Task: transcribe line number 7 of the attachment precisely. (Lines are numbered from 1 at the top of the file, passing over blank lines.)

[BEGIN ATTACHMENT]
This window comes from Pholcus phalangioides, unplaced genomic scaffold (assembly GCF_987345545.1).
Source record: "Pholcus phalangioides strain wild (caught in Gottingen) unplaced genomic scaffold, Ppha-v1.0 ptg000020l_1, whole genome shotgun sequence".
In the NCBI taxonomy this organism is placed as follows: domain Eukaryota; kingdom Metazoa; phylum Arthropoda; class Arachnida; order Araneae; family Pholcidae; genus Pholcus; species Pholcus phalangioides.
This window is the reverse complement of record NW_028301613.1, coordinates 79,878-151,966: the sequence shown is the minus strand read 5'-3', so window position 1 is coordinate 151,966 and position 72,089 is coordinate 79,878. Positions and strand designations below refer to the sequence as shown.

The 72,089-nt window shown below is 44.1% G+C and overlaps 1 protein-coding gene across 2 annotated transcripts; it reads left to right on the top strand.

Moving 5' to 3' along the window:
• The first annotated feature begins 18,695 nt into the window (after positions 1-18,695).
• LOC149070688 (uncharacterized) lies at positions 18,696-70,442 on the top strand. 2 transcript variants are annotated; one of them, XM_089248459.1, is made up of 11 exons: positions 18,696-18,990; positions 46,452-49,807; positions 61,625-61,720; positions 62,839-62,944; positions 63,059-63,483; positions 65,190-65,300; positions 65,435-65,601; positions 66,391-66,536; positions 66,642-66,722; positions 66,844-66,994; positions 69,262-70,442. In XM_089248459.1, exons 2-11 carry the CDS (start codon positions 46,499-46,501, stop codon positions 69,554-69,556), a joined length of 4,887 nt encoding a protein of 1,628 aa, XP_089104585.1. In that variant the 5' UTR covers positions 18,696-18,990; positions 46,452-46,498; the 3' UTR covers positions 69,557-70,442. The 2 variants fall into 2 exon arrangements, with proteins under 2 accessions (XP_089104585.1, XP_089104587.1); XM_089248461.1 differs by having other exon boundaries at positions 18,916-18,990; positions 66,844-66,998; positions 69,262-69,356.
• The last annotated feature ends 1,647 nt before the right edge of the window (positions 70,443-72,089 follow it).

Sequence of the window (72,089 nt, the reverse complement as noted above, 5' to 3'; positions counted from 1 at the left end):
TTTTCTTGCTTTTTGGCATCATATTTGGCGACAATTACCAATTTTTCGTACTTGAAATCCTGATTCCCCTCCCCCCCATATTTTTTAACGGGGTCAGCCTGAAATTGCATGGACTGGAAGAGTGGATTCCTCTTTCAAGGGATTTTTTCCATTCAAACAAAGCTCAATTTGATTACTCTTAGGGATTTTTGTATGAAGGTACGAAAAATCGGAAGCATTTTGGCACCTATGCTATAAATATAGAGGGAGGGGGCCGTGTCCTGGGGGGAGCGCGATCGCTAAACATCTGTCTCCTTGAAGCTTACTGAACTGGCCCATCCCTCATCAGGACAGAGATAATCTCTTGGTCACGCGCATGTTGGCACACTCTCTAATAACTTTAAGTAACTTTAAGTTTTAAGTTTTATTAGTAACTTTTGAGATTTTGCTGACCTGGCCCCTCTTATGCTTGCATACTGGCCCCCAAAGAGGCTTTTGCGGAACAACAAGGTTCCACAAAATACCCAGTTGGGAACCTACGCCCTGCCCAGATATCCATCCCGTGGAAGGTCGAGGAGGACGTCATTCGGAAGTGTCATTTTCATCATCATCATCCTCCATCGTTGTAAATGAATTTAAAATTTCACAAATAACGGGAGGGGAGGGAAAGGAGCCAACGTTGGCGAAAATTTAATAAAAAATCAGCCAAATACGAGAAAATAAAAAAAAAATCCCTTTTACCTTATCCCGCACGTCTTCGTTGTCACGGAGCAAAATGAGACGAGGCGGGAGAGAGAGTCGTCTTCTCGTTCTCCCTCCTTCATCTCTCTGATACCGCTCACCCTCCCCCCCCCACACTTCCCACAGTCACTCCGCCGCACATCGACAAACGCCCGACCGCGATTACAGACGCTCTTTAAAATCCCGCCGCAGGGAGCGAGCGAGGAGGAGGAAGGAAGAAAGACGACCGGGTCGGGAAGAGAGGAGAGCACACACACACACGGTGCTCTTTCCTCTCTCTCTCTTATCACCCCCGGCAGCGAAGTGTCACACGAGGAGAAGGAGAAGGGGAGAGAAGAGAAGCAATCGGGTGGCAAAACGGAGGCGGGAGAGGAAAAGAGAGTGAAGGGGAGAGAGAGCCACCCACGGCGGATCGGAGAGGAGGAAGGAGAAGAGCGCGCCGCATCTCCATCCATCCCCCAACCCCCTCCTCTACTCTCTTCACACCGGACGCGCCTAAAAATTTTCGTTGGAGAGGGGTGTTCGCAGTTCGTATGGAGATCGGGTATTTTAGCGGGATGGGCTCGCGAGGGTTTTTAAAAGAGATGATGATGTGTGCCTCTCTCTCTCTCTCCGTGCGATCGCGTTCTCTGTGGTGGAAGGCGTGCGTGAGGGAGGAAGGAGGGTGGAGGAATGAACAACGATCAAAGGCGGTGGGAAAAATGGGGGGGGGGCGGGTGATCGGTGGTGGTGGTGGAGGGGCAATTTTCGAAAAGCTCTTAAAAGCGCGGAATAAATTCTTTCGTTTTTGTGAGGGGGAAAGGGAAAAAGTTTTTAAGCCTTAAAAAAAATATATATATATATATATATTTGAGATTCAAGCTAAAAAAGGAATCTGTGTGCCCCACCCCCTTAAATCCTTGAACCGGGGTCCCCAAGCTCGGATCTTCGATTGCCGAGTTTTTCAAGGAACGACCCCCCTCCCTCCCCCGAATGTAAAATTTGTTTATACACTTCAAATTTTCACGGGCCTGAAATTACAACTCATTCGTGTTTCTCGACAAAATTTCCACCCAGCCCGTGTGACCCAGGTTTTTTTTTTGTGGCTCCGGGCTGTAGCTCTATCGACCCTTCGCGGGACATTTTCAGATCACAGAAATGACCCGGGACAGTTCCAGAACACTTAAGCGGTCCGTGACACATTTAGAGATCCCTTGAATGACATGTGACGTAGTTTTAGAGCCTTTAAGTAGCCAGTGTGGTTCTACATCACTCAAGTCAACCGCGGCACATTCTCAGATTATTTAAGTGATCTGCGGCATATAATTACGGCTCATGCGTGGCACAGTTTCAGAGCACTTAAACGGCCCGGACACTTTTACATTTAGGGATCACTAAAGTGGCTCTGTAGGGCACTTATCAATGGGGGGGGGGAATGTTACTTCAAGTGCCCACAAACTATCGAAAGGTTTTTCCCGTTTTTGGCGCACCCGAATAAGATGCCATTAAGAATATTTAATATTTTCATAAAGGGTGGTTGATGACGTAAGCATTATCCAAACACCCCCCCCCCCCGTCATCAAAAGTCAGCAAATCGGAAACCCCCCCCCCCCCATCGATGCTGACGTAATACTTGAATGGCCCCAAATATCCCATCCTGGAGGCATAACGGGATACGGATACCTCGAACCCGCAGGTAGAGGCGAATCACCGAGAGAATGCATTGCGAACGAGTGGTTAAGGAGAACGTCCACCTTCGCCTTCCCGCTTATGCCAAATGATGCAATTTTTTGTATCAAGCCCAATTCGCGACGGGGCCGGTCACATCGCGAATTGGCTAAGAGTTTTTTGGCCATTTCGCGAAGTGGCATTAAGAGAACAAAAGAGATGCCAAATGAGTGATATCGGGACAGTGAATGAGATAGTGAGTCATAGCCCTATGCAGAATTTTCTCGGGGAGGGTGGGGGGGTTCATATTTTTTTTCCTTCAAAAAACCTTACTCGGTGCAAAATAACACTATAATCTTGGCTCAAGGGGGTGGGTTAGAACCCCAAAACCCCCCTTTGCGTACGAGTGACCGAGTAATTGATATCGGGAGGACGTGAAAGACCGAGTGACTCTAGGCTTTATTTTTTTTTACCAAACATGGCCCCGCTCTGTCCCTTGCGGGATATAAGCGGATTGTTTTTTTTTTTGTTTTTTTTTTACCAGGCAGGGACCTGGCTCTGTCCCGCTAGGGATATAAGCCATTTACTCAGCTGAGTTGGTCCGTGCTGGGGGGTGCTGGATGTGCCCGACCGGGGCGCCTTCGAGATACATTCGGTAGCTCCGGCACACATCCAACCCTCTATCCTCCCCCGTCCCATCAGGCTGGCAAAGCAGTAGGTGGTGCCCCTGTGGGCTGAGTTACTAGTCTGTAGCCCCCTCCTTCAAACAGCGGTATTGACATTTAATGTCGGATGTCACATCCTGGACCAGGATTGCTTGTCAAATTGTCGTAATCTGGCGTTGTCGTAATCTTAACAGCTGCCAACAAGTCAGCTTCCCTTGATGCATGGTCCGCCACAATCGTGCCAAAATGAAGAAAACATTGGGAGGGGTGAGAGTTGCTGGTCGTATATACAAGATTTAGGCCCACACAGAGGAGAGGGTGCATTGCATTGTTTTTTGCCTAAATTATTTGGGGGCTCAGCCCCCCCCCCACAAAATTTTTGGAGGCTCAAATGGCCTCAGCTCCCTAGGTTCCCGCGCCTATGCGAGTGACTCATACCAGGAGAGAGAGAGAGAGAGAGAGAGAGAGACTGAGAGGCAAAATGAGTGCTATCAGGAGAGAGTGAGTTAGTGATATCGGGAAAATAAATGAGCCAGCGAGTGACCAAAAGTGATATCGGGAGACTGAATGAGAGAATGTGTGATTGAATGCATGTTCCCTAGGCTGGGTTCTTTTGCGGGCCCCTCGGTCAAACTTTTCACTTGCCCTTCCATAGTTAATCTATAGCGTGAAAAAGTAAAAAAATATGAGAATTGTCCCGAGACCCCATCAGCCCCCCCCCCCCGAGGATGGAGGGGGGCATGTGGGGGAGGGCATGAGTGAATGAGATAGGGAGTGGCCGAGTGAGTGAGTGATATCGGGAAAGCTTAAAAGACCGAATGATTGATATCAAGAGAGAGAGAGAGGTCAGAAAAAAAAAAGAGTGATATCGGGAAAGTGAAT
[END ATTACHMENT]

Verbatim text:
• The first annotated feature begins 18,695 nt into the window (after positions 1-18,695).